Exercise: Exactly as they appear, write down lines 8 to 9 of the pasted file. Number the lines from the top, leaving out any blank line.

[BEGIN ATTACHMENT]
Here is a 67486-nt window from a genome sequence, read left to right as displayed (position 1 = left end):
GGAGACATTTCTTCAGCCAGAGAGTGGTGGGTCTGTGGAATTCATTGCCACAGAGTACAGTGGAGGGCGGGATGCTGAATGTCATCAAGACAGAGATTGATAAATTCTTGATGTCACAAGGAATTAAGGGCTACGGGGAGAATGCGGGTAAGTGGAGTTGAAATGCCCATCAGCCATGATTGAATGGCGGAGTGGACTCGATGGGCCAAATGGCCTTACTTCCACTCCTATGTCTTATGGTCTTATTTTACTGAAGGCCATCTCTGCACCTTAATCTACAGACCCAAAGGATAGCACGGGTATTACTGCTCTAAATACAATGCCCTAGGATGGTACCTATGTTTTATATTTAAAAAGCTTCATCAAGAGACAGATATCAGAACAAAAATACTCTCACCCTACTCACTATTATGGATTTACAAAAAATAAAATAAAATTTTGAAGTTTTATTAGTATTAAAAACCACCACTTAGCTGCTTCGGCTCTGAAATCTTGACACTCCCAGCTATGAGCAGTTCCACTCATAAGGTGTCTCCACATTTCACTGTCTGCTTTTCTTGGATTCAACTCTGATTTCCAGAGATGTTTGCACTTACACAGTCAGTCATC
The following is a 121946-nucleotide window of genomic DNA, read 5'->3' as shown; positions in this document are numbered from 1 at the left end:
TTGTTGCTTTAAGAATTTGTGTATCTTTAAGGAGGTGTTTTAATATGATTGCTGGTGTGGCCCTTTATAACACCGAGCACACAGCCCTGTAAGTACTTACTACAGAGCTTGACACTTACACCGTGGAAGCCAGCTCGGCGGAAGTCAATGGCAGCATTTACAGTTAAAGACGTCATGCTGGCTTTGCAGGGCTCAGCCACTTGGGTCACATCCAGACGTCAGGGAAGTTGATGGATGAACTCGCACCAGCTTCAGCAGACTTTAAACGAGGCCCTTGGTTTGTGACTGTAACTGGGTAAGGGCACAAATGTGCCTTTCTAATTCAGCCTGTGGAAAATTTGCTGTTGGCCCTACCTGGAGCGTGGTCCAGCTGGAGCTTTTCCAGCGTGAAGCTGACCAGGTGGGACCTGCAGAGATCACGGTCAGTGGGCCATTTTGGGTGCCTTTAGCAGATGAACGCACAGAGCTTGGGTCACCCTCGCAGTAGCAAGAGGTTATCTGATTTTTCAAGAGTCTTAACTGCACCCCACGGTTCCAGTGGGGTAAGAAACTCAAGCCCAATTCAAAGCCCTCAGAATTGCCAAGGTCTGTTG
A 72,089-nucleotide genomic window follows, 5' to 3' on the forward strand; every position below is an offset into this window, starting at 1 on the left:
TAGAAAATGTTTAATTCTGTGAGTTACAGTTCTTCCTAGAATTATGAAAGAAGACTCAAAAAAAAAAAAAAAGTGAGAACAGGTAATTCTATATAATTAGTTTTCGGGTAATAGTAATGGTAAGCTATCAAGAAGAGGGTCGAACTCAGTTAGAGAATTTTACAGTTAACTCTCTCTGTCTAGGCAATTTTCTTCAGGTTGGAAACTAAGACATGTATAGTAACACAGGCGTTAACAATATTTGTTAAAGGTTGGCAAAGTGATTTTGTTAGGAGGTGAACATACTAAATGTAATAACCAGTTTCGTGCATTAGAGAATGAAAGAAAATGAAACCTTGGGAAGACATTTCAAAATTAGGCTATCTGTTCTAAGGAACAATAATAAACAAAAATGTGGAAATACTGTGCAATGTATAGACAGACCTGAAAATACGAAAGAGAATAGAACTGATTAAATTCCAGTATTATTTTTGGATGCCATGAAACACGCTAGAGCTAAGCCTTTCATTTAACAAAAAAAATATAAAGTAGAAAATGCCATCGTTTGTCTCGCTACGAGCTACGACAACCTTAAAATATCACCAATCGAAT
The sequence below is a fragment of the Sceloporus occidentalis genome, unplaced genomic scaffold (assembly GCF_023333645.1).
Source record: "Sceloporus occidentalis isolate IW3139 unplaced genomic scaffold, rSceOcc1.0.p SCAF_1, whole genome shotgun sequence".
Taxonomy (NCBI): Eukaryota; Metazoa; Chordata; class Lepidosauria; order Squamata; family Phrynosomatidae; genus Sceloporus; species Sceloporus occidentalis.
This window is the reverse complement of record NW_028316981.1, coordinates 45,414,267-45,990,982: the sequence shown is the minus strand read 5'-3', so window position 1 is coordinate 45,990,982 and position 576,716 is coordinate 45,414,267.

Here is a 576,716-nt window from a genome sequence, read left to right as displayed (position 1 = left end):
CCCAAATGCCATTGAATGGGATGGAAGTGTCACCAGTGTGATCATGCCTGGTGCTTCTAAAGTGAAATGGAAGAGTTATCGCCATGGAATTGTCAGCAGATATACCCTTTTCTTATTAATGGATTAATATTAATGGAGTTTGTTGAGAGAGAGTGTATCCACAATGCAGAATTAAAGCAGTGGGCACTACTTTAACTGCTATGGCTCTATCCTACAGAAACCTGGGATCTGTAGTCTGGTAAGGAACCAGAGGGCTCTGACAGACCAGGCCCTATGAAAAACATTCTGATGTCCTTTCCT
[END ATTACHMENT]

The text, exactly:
Source record: "Sceloporus occidentalis isolate IW3139 unplaced genomic scaffold, rSceOcc1.0.p SCAF_1, whole genome shotgun sequence".
Taxonomy (NCBI): Eukaryota; Metazoa; Chordata; class Lepidosauria; order Squamata; family Phrynosomatidae; genus Sceloporus; species Sceloporus occidentalis.